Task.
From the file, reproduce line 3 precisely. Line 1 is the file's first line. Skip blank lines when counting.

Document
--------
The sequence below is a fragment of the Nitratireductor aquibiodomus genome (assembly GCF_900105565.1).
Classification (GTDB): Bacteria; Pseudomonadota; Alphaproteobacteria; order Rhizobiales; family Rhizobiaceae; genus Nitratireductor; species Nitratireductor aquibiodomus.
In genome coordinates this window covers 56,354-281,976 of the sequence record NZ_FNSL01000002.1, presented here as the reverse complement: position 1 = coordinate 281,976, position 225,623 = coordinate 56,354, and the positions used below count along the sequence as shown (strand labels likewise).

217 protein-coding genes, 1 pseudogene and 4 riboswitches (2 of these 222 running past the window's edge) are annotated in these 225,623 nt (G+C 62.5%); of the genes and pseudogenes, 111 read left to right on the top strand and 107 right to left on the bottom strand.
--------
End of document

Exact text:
In genome coordinates this window covers 56,354-281,976 of the sequence record NZ_FNSL01000002.1, presented here as the reverse complement: position 1 = coordinate 281,976, position 225,623 = coordinate 56,354, and the positions used below count along the sequence as shown (strand labels likewise).